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OPINION: New York State closing 6 more prisons is another step back on public safety

By Will Barclay

Date:

The Nov. 8 announcement by the New York Department of Corrections that six correctional facilities will be closed is more evidence that Gov. Kathy Hochul is campaigning rather than governing. Closing prisons is an idea that might appeal to liberal voters in a primary, but it’s of no benefit to upstate communities and represents yet another step backward on public safety. 

Shutting down these facilities in the same reckless manner used by her predecessor demonstrates a complete lack of respect for the men and women who have dedicated their careers to serving the public.

Shamefully, the employees impacted by these decisions have often been given only 60- to 90-days’ notice that their jobs would be moved or eliminated. Treating members of our state workforce with such disregard is completely unacceptable. While the governor’s office has been singularly focused on wiping correctional facilities off the map, it has failed to recognize that incidents of violence against staff and between inmates have escalated dramatically in state prisons. Rather than celebrate another announcement about shutting down buildings, maybe it’s time we do something to improve the safety of the people in them.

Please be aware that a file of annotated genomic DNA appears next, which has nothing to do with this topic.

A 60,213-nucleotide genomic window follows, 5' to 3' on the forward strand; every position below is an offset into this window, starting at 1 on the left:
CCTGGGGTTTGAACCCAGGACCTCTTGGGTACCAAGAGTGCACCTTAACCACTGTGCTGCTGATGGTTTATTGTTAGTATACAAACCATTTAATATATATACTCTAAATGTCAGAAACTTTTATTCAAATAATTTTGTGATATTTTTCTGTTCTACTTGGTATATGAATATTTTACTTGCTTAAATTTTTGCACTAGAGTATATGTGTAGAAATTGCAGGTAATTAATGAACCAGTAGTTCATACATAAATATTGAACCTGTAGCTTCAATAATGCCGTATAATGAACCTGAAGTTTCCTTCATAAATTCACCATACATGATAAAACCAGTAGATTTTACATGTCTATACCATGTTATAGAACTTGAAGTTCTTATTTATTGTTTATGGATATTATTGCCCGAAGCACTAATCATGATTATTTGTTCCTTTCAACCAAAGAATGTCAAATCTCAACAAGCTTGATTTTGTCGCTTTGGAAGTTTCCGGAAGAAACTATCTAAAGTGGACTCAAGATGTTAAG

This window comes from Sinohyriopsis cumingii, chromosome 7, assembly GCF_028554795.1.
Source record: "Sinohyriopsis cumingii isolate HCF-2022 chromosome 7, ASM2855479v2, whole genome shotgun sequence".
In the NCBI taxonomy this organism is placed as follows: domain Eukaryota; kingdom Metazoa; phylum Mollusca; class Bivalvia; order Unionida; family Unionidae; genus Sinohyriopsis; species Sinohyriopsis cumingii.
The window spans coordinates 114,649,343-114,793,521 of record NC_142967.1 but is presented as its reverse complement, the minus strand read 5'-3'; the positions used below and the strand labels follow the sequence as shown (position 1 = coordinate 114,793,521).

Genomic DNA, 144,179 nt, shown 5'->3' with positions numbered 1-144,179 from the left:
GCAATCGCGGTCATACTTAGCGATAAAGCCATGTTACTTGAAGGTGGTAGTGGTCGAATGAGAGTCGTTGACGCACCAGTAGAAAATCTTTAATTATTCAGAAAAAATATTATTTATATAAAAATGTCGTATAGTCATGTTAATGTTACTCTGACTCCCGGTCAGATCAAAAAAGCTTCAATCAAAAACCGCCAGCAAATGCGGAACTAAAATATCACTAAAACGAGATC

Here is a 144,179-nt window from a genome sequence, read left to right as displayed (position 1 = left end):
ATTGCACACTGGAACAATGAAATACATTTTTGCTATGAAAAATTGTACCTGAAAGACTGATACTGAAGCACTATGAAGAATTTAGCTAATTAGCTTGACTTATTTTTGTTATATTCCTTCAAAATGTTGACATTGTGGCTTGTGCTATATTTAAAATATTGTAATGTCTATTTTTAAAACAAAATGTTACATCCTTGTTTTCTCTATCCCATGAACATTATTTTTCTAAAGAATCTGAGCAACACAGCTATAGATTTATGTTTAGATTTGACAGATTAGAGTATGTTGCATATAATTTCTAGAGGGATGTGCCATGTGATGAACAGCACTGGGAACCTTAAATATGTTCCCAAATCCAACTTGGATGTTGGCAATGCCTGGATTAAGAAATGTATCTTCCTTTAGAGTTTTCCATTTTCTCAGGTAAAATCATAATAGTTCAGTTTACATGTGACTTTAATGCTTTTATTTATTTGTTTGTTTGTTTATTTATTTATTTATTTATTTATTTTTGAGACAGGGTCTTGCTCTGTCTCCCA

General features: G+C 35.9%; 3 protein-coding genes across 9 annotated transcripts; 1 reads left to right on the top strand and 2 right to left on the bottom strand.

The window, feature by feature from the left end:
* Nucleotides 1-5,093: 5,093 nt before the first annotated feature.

William (Will) A. Barclay, Republican, is the New York Assembly minority leader and represents the 120th New York Assembly District, which encompasses most of Oswego County, including the cities of Oswego and Fulton, as well as the town of Lysander in Onondaga County and town of Ellisburg in Jefferson County. Contact Barclay at barclaw@assembly.state.ny.us. This editorial is drawn from a Nov. 8 news release that Barclay issued in response to New York’s announcement that it will close Ogdensburg Correctional Facility, Moriah Shock Incarceration Correctional Facility near Lake Champlain, Willard Drug Treatment Campus in the Finger Lakes area, Southport Correctional Facility near Elmira, Downstate Correctional Facility in the Hudson Valley area, and Rochester Correctional Facility by March 10, 2022.